Prime Minister Abe Meets with President Trump in Washington, D.C.
US President Trump and Japanese Prime Minsister Abe meet today in Washington D.C. to try to reach a trade deal. The upcoming G-20 summit, China, and North Korea are also expected to be part of the discussion. Bloomberg published a detailed article answering the 8 questions listed below. Please see here for the author’s answers to these questions.
1. What are the two sides after?
2. Why are these talks happening?
3. What’s being negotiated?
4. What about the ‘currency clause’?
5. How big is the U.S. trade deficit with Japan?
6. What’s the timetable?
7. What’s motivating Japan?
8. What about the U.S.?
Japan Nuclear Power Plants Threatened with Closure if New Antiterrorism Standards are Not Met
Nuclear power plants throughout Japan are facing tougher antiterrorism measures that could mean reactors will have to be shut down. Japan’s Nuclear Regulation Authority are instigating rules that will require power companies to shut down nuclear reactors if they do not meet new antiterrorism measures by a specific deadline. According to the article, nine reactors are currently online at five nuclear plants across Japan and these are unlikely to have the necessary facilities completed before the deadline. The necessary facilities include separate buildings where the nuclear reactors can be remotely controlled in an event of an emergency. The original deadline to have these built was July 2018, but was extended when it became apparent the nuclear power companies could not meet this deadline.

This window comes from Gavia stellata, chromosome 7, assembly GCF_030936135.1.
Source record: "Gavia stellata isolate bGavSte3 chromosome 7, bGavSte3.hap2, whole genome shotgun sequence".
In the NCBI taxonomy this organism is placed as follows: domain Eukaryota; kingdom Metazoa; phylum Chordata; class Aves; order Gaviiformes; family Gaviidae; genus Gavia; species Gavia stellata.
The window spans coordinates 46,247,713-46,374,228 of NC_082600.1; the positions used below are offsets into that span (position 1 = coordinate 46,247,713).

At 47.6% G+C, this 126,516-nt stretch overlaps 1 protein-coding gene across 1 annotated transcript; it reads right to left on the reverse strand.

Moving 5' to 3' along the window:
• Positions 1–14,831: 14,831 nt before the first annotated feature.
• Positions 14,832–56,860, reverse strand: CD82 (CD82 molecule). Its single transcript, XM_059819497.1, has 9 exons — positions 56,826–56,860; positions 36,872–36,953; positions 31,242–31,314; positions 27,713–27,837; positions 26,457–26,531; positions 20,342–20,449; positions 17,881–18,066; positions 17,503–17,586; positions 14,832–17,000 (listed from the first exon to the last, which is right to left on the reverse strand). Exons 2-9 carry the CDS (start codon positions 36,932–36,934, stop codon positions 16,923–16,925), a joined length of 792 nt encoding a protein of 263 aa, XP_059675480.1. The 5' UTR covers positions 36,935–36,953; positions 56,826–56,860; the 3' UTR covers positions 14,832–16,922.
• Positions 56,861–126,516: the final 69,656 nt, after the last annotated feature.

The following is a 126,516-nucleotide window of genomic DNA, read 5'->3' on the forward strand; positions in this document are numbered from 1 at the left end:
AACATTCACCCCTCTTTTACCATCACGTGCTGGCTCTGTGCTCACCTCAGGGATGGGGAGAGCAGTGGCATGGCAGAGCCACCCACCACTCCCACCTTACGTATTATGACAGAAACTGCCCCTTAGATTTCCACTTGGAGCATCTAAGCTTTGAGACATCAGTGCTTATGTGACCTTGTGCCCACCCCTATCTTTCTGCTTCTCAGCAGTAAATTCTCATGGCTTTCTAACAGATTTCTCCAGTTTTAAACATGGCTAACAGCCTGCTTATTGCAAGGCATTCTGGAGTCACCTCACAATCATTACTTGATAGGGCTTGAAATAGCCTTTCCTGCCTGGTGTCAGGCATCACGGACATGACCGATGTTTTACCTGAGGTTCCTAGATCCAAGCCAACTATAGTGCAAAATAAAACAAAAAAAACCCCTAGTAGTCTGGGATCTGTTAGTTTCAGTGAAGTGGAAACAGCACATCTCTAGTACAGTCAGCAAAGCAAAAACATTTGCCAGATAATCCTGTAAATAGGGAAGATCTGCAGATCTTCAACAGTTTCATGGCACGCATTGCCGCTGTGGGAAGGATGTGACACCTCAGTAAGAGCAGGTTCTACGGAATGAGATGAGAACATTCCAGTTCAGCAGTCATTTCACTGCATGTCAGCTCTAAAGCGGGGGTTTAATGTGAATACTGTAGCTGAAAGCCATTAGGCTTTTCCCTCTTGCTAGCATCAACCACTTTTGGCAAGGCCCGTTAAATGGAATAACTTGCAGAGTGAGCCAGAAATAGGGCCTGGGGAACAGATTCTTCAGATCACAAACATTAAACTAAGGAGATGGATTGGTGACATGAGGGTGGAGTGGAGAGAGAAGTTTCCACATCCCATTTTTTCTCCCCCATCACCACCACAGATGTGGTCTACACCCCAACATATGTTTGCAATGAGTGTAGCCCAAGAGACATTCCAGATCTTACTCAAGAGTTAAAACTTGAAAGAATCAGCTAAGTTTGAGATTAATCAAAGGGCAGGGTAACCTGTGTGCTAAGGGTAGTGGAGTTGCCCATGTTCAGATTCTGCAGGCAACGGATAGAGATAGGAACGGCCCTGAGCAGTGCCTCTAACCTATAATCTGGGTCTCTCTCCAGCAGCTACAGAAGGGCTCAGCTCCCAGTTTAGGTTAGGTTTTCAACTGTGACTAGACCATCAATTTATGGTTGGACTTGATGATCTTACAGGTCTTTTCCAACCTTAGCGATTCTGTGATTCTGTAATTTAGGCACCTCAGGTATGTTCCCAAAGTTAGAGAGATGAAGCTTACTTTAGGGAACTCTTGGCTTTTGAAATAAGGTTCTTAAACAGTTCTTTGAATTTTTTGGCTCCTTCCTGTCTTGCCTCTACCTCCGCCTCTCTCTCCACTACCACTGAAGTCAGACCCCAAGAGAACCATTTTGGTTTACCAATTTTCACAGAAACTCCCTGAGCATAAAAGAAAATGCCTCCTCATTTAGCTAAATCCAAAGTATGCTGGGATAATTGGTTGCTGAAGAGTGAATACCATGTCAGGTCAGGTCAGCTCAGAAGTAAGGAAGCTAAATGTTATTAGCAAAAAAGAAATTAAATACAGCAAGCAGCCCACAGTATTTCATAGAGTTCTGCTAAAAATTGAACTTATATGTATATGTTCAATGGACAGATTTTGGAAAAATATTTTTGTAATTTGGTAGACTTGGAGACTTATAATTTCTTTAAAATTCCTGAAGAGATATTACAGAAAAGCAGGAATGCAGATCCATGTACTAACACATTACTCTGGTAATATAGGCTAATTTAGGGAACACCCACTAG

Source: The Jakarta Post
5 Takeaways from the Japan-U.S. Security Talks
Japan-U.S. security talks took place last week in Washington D.C. Foreign Minister Taro Kono and Defense Minister Takeshi Iwaya traveled to the U.S. and met with their counterparts in the first 2 plus 2 Security Consultative Committee (SCC) meeting since 2017. Michael MacArthur Bosack, a former Japan-U.S. alliance manager monitored the events and came away with five takeaways from the meetings. These takeaways were notable to Bosack because, according to him, “three [were] transformative for the alliance and two…portend friction for the security partners.” Please see below for his takeaways.
- The first takeaway and a high point for the SCC relates to the cyber domain.
- The second transformative takeaway from the SCC was the declaration of a shared vision for a “Free and Open Indo-Pacific.”
- Third, the SCC offered its strongest statement yet on the alliance’s commitment to fostering multilateralism.
- The fourth takeaway and a future point of friction relates to the section in the “fact sheet” regarding aviation safety.
- Finally, the SCC fact sheet ended with a statement on alliance cooperation in support of the 2020 Olympics.
Source: The Japan Times